Spartans’ own website may have slipped into hyperbolic language when describing this game as “arguably the biggest competitive fixture in their 66-year existence” but it must have been a thrill all the same for the 550 home supporters in the 900-strong crowd to see their Lowland League side face off against a club which recently battled Celtic in Champions League qualifying.
In the end, the hosts can feel proud of their efforts against the reigning Northern Irish double-winners, even if it was David Healy’s charges who would ultimately take their place in the Irn-Bru Cup third round. Reinstated into the competition following their first-round defeat by Albion Rovers, thanks to the Coatbridge side’s expulsion for fielding an ineligible player, Spartans battled and could have taken the game into extra-time with a couple of late chances.
Though the home side would eventually give a good account of themselves, the game did seem to be heading to an inevitable conclusion when Stephen Lowry added to Louis Rooney’s opener three minutes after half-time.
Linfield dominated the opening half. Joshua Robinson volleyed wide from close range, before new signing Brandon Barke fired right at Andrew Stobie in the Spartans goal. The QPR loanee wasted another chance when he shot over the bar at the back post.
The opener, when it did arrive, came in controversial circumstances. Just three minutes earlier, Chris Casement handled inside the Linfield penalty box after the full-back slipped in a jostle with Ross Guthrie. Under the laws of the game it wasn’t enough to justify a foul, as the action certainly wasn’t deliberate, though the contact was clear enough to provoke anger in the home ranks. They would soon become enraged when the referee pointed to the spot for a similar offence down the other end.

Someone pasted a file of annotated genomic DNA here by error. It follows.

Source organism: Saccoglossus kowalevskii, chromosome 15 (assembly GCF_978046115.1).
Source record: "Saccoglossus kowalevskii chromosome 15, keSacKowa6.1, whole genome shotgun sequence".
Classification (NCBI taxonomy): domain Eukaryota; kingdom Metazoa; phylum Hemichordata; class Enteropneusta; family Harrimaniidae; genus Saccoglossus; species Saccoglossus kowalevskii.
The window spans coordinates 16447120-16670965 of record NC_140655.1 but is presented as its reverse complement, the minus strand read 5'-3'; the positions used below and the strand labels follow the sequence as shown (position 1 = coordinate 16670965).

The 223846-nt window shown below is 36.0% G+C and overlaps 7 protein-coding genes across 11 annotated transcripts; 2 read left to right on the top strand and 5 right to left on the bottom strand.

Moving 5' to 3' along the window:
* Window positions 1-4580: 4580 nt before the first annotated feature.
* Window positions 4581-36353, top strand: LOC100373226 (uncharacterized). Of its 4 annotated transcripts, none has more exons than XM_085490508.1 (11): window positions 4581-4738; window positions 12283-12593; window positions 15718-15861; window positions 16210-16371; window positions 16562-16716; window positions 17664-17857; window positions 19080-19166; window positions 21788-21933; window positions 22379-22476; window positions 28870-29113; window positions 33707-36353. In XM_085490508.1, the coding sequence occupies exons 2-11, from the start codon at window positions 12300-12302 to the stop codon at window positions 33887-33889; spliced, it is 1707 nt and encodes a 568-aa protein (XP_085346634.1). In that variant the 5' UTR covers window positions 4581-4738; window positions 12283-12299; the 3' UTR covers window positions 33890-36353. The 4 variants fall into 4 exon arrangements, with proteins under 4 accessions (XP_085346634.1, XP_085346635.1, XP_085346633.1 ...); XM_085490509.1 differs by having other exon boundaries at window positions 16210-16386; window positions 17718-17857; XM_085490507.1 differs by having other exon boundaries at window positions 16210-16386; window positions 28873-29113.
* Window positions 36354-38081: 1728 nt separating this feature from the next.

There was certainly a more valid case for a penalty against Michael Herd as the ball bounced up and struck his left arm. Rooney stepped up and sent the keeper the wrong way from the spot.
“End of the day, we’ve got players who’ve given the ball away, who make mistakes. Referees are human,” said Spartans boss Douglas Samuel. “I think it’s maybe a subconscious thing where the bigger teams get the breaks. It’s swings and roundabouts.”
Instead of succumbing to fatalism after Lowry’s goal, where the midfielder was allowed to turn and find the bottom corner from 18 yards, Spartans began to knock the ball about with confidence and eventually got themselves back into the match. David Greenhill’s shot from distance should have been held by Gareth Deane, but the goalkeeper spilled the ball at the feet of substitute Blair Atkinson to finish high into the net.
Linfield almost had the game out of sight but Stephen Fallon’s apparent tap-in was thwarted by the foot of Stobie, though Spartans’ luck ran out when Ross Allum saw an almost identical chance blocked by Deane.
Atkinson nearly tied the cup game up in the 88th minute, beating Deane to a diagonal ball from Blair Tolmie. But the youngster could only knock the ball square across goal and Linfield were able to clear.